Samburu National Park / Reserve is the most popular destination in northern Kenya and a great spot for wildlife viewing especially the big five. There are no Rhinos in this park but elephants are commonly seen and they are usually relaxed.
Given it’s arid environment, Samburu is home to a variety of northern Kenya specials; both in terms of birds and mammals making it a worthwhile addition to a standard Kenya safari.
Size: 165km² / 64mi²
Altitude: 845-1,236m / 2,772-4,055ft
The highs and lows
- Game viewing is excellent with four of the Big Five easy to find (rhino excluded)
- You will find interesting mammal species that are restricted to Kenya’s arid north
- Enjoy the beautiful barren scenery
- There are excellent birding opportunities with lots of dry-country specials
- A good range of accommodation catering to different budgets
- The park is very hot and dry
Samburu offers great wildlife viewing and four of the Big Five are present. Rhinos are absent, but big herds of elephant cross the reserve. Of the big cats, leopards are very rewarding with some habituated individuals giving high-quality sightings. Most interesting are the northern Kenya specials including Beisa oryx, lesser kudu, Reticulated giraffe, Grevy’s zebra and the odd-looking gerenuk.
Samburu protects an area of semi-arid savannah extending from the lovely Ewaso Nyero River. The reserve is made up of riverine forest along the water and dry acacia scrub peppered with termite mounds. Koitogor Hill marks the middle of the reserve. Two community conservancies – Kalama Community Wildlife Conservancy and West Gate Community Conservancy adjoin the reserve.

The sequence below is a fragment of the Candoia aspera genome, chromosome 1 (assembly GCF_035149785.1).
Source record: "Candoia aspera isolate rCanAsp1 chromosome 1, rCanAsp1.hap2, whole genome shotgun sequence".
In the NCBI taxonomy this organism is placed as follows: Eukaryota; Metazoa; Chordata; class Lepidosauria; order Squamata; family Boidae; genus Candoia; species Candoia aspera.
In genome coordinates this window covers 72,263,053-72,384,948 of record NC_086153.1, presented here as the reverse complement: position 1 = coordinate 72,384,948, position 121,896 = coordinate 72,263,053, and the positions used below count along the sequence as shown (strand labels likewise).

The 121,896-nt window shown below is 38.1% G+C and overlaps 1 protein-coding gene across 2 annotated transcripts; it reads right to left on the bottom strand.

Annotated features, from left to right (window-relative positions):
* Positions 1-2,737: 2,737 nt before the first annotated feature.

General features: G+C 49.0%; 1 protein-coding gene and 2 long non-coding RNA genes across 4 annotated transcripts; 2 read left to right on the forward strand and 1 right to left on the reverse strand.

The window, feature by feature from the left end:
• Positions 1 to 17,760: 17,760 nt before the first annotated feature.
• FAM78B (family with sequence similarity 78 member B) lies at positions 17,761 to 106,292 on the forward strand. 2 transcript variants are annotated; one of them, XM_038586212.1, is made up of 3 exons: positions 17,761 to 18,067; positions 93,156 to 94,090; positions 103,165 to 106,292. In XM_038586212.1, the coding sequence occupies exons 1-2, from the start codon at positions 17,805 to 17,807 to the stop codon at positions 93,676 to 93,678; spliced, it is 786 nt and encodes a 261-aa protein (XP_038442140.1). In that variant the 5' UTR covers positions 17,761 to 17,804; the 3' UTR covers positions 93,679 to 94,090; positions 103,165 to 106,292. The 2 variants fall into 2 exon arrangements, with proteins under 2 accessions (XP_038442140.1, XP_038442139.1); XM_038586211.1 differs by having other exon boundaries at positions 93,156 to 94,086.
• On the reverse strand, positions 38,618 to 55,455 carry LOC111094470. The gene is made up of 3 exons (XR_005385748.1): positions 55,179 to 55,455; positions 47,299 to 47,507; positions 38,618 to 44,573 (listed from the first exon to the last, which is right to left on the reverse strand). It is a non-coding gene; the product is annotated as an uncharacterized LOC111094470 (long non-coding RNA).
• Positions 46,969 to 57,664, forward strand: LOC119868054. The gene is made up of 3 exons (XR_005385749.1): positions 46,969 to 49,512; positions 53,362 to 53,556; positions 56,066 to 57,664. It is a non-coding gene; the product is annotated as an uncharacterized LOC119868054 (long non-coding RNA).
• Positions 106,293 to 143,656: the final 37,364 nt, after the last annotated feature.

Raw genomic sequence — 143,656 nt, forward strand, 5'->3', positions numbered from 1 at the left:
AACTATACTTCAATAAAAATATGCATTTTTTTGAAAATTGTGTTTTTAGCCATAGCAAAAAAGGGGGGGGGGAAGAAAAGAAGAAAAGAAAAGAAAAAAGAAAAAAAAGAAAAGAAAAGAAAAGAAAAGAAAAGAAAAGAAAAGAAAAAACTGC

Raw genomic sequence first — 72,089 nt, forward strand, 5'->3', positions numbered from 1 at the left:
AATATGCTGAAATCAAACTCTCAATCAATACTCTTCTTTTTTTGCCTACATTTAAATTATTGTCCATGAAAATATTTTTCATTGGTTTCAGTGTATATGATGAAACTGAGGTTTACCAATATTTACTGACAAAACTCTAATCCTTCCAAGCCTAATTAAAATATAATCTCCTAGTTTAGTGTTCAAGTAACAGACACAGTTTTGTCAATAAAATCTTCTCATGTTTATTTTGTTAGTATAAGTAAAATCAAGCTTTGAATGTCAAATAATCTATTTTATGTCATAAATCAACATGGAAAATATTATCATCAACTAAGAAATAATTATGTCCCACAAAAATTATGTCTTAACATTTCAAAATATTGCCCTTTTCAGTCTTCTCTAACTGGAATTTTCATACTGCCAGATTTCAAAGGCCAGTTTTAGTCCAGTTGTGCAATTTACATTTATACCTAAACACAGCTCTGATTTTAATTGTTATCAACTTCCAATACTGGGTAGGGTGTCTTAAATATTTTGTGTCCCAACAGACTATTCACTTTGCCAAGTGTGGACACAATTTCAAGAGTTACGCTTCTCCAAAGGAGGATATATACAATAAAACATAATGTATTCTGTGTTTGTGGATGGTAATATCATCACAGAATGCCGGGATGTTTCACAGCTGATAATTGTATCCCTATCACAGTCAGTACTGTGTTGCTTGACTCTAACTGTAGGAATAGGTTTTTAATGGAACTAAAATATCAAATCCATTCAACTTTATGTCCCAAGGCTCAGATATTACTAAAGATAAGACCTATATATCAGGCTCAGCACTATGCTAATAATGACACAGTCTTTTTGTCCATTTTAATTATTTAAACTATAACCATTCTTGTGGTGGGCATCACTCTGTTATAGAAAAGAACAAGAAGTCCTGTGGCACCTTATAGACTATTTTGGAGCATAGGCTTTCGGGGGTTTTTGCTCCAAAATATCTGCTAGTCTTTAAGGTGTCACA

Animals & Wildlife in Samburu National Reserve
Samburu offers great wildlife viewing, and good densities mean that most safari animals can be seen within a couple of days. There are several habituated leopards, and sightings are not unusual. Elephants are plentiful, and there is a variety of antelope, including both the greater and lesser kudu, with their impressive horns. Only rhino is absent from the Big Five.
Several dry-country adapted mammals that don’t occur in most Kenyan parks can be found here. The Reticulated giraffe has a more striking pattern than the common Masai giraffe. Beisa Oryx is particularly well adapted to arid conditions. The gerenuk, with its elongated neck, is able to stand on its hind legs to reach sparse leaves. Both the common Burchell’s zebra and the bigger Grevy’s zebra are found next to each other.
Best time for wildlife viewing
It doesn’t rain much in Samburu so it can be visited in any month, but the most productive time of year for watching wildlife is in the Dry season (June to October). The vegetation really thins out in the Dry season, and animals gather around the few remaining water sources. The wettest month is April, and the rains can make wildlife watching more challenging at this time.
Best time to visit
Samburu can be visited year-round, but wildlife watching is usually best in the dry months from June to October and December to March. It is wise to avoid the height of the Wet seasons (November, April and May). During these months, spotting wildlife (which has spread out anyway with the availability of water) in the long grass is more challenging.
How to get to Samburu National Reserve
Samburu is located 355km/220mi north of Nairobi. Self-drive to the reserve is an easy option. There are also daily scheduled flights from Nairobi to Samburu’s airstrip.
Safari-goers flying from Europe or North America to this part of Africa usually arrive at Nairobi – it’s the largest hub for most transport (including flights) in the region. The main airport is Jomo Kenyatta International Airport (NBO), which is located 15km/9mi southeast of Nairobi. Kenya’s second international airport is Moi International Airport (MBA), which is 9km/6mi west of Mombasa.